Bangladesh needs 2nd phase of trade policy reforms (PRI)


Bangladesh needs to embark on the second phase of trade policy reforms for export diversification and adopt a forward-looking trade agenda, recognizing remittances as factor service exports, according to the Policy Research Institute ( PRI).

“Too often, when we talk about service exports, we only refer to non-factor services, such as ICT, shipping, insurance, banking, tourism, education, etc. It is big time to recognize the major role of remittances in development and poverty alleviation, which constitute a factor service export for Bangladesh,” PRI Chairman Dr. Zaidi Sattar said on Tuesday during a webinar titled “Boosting Bangladesh’s Trade Competitiveness”.

If last fiscal year‘s remittance income of $24.7 billion is included in factor services exports, the country’s total exports in fiscal year 21 would be $69.6 billion. including $38.8 billion in goods and $6.1 billion in non-factor services, the senior economist pointed out. calling for the modernization of the tariff regime to enhance competitiveness in the pre- and post-LDC era.

Since exports of factor services are very sensitive to exchange rate adjustments – i.e. depreciation triggers higher remittances – having an appropriate exchange rate is essential for exports of goods and services, he noted.

“The time has come for a forward-looking trade agenda that goes beyond tariffs to include exports of factor and non-factor services,” Dr Zaidi Sattar also said, adding digital technologies, reforms related to climate as well as flexible thinking on regional cooperation, foreign direct investment and free trade agreements will help boost competitiveness.

Doing nothing will be too costly – a loss of competitiveness in the future, he warned.

Referring to Bangladesh’s huge export success over the decades, the PRI Chairman said success based on concentration in ready-to-wear garments increases the vulnerability of the whole economy to future shocks if the exercise cannot be replicated in non-RMG sectors.

“The first phase of trade policy reforms is now complete. It is a national imperative to launch the second phase of trade policy reforms as LDC graduation will take place in 2026,” he said.

Maintaining a flexible exchange rate, attracting export-seeking foreign direct investment and reducing the cost of doing business by improving trade facilitation are among other measures needed to support export competitiveness and diversification, Dr. Zaidi Sattar.

During the webinar, two senior macroeconomics, trade and investment economists from the World Bank – Dr. Nora Diheli and Dr. Csilla Lakatos, gave a keynote address.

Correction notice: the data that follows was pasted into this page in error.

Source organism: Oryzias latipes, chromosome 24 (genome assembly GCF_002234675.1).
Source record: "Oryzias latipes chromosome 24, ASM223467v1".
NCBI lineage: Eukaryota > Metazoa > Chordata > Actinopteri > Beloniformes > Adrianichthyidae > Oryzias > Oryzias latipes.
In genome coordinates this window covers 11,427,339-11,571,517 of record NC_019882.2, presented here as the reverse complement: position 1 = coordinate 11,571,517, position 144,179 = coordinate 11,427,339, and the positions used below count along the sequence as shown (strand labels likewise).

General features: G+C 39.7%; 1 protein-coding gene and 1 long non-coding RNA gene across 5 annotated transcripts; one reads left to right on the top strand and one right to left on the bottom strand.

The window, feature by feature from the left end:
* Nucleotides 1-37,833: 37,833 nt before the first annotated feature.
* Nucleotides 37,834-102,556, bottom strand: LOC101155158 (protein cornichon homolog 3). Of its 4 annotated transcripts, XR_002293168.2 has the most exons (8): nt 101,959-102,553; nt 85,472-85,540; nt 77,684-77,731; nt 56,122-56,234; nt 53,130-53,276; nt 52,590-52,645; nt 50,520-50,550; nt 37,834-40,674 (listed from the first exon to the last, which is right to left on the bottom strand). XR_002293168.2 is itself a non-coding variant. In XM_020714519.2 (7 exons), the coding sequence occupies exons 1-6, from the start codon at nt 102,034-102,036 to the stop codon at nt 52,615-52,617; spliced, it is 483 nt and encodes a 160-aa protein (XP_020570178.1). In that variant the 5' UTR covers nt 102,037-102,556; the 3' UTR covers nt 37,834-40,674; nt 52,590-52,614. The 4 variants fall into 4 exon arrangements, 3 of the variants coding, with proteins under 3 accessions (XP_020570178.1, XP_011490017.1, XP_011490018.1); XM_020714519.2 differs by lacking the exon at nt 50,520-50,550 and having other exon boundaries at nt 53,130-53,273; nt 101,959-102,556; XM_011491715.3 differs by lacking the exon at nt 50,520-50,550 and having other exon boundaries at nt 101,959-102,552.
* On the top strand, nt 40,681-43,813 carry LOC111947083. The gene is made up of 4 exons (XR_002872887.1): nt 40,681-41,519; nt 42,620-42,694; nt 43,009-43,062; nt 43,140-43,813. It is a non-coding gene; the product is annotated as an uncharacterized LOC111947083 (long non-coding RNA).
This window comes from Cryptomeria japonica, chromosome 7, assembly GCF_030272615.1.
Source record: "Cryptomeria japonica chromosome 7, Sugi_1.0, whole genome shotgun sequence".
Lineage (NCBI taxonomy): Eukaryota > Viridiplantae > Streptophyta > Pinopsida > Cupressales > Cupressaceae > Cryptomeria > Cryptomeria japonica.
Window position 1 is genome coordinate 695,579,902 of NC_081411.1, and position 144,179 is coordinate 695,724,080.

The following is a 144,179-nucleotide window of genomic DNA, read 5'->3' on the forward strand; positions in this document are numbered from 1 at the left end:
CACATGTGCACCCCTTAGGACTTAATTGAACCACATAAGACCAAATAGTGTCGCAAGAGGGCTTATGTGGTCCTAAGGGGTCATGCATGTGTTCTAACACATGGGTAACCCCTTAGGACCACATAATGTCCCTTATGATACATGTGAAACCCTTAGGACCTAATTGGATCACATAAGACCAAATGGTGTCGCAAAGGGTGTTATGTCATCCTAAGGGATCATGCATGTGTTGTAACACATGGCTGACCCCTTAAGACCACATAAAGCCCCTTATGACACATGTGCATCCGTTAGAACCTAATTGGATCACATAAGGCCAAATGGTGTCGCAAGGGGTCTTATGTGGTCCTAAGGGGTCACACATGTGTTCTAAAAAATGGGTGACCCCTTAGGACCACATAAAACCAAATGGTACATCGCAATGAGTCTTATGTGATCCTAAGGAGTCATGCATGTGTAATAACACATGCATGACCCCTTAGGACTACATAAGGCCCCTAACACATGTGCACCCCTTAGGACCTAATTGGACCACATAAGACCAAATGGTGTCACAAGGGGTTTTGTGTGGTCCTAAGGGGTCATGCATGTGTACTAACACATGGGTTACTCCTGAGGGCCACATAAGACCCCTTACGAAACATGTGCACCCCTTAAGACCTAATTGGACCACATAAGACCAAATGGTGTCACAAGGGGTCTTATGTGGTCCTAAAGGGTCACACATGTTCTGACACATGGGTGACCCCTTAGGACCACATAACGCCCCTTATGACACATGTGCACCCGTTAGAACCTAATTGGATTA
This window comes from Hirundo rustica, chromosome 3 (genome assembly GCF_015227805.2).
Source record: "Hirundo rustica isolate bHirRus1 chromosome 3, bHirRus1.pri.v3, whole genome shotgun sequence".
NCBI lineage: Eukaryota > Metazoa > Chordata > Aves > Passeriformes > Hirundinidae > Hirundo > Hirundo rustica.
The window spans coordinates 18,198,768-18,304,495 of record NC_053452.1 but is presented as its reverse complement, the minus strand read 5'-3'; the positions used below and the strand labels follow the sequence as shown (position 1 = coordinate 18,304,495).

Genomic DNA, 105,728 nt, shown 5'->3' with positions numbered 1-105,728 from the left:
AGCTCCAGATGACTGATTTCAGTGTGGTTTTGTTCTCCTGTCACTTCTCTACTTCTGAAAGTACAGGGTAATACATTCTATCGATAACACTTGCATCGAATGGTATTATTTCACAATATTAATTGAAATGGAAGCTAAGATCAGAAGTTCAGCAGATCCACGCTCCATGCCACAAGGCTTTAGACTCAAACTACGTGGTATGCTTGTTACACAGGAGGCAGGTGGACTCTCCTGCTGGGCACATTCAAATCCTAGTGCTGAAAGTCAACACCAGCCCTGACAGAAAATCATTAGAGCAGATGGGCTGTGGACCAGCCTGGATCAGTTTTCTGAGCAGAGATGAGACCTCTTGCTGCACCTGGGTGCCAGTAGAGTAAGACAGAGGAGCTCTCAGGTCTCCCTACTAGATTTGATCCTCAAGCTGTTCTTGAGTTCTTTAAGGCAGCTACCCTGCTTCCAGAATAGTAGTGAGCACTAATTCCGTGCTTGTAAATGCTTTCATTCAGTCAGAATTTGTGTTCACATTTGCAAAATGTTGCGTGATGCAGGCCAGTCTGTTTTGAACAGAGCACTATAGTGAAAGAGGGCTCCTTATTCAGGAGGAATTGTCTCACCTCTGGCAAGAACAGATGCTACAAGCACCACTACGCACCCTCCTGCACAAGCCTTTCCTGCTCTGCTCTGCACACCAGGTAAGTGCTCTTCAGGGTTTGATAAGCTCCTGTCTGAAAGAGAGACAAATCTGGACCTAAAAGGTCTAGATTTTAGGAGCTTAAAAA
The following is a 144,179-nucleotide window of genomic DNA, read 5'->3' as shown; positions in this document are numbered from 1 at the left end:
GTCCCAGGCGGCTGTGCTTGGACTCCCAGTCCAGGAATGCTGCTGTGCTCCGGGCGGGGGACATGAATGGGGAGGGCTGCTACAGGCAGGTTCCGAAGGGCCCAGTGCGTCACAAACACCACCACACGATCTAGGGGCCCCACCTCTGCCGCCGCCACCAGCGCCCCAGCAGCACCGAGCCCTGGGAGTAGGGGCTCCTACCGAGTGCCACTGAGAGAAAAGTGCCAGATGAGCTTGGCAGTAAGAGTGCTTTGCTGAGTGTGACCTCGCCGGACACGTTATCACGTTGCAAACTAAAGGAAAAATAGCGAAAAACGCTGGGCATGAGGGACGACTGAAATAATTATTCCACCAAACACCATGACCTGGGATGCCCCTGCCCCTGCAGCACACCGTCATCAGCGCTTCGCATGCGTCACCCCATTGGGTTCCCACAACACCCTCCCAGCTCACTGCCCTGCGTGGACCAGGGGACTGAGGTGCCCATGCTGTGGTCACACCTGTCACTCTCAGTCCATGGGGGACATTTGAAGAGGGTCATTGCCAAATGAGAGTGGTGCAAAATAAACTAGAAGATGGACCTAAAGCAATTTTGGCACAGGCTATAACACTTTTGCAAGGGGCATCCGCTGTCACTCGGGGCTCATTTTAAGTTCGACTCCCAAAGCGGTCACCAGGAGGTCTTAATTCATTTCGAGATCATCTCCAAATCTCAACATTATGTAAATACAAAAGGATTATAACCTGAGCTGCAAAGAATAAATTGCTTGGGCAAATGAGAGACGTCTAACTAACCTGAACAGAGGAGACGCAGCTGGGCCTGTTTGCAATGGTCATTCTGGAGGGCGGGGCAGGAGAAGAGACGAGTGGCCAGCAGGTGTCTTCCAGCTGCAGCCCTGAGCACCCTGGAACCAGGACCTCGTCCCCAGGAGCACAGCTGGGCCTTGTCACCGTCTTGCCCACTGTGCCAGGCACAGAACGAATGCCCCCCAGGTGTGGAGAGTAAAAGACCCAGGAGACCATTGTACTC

Bangladesh was able to take advantage of its low labor costs and potential access to markets in advanced economies and exports led the growth, which was triggered mainly by ready-to-wear garments , according to the document.

Dr. Nora Diheli said that exports have contributed to the country’s remarkable growth by creating jobs by reducing ownership over the past decades, but at this point the ratio of exports to GDP in Bangladesh is less than 15%, which is very low compared to other countries at a similar level of development.

“Tariff modernization is important for Bangladesh if it is to continue the current export growth, so naturally what we are seeing is that product diversification is needed,” he also said.

The average duty rate is 18.8%, more than double that of China, while it is 7.5% in Vietnam and 7% in Thailand.

Dr. Csilla Lakatos said that around 300 hours are required for documentation in Bangladesh for exports as para tariff barrier.

Rizwan Rahman, President of the Dhaka Chamber of Commerce and Industry, said, “We are talking about export diversification. But not all export sectors benefit from the same advantages.

For example, garment factories get a bond license valid for three years, while leather and others get the same for only one year.

In addition, non-RMG sectors face problems and their production is halted due to harassment following license expiration every year, he noted.

He also said that it was important to sign free trade agreements and preferential trade agreements with different countries to face the challenges after the withdrawal of LDCs.

Trade Minister Tipu Munshi said, “Our exports are on an upward trend. In the first six months of this year, we have seen 28% growth. We are working on a number of sectors, including the pharmaceutical, leather, agro and ICT industries, for export diversification.”


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